Not every fund manager uses the same options strategy. Some sell covered calls on a broad index, while others write them on individual stocks, which can be riskier. Others buy put options, or the right to sell, in conjunction with the covered calls to reduce the risk from a market decline.
Here is a look at some funds using covered calls:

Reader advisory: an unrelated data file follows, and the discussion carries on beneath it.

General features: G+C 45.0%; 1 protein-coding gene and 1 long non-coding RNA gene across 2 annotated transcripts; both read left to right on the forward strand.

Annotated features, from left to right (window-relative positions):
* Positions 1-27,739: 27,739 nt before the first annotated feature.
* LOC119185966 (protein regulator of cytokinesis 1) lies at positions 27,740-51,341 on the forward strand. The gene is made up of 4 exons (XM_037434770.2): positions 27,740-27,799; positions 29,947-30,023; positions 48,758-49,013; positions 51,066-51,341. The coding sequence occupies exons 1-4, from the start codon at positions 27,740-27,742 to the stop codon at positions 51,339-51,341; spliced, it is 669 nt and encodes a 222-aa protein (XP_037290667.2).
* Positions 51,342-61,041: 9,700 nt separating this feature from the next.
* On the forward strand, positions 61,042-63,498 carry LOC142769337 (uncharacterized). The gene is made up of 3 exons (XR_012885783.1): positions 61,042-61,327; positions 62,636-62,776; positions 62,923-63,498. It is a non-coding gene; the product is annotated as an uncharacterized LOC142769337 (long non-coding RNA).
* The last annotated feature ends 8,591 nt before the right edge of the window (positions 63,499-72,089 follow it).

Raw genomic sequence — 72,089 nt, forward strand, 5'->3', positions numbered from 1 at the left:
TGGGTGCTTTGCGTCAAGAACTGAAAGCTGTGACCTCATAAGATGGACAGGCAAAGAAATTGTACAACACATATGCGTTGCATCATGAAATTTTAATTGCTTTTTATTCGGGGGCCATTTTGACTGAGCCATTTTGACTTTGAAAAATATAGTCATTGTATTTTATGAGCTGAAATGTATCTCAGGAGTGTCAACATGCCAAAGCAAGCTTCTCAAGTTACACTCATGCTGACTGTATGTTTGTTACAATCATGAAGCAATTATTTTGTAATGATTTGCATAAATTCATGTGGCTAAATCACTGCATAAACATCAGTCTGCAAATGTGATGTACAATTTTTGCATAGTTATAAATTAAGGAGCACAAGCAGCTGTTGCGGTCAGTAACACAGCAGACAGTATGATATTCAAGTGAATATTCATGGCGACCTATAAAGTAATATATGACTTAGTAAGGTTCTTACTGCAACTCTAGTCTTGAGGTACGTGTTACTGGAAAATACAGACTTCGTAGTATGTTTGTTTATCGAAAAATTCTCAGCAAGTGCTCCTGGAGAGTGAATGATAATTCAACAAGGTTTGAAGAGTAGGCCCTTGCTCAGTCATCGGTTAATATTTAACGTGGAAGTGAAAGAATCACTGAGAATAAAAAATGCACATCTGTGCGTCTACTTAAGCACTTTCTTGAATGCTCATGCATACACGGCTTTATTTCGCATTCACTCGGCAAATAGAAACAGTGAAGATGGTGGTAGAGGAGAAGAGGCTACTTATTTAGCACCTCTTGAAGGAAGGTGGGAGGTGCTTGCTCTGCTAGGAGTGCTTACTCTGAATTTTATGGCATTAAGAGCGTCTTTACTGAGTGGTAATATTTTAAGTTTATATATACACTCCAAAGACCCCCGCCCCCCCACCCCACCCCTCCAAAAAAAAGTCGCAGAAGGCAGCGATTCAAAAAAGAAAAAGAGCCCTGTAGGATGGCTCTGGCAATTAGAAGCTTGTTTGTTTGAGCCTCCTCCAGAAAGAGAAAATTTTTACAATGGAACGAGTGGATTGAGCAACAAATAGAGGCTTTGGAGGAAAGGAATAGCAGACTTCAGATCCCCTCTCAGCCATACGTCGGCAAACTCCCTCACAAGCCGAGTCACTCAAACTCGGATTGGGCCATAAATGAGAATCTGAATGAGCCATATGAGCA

Gateway /quotes/zigman/227304 GATEX -0.30% , which owns a basket of stocks that resembles the S&P 500, is one of the longest-running funds using covered calls to generate income and put options to cushion the downside. Gateway sticks with index calls and puts, rather than selling and buying options on individual stocks. At any given time, the managers may not be completely hedged on the downside if the puts, which essentially act as insurance, are too expensive. The fund has beaten the S&P 500 over the past decade, with less volatility. But Nadia Papagiannis , alternatives analyst at Morningstar Inc., says Gateway in the past year “has not shone as bright as in the past,” in part because it hasn’t excelled at capturing the market’s recent upside. Over the last three years, it has returned an average of 0.53% annually, putting it in the top half of its long-short category.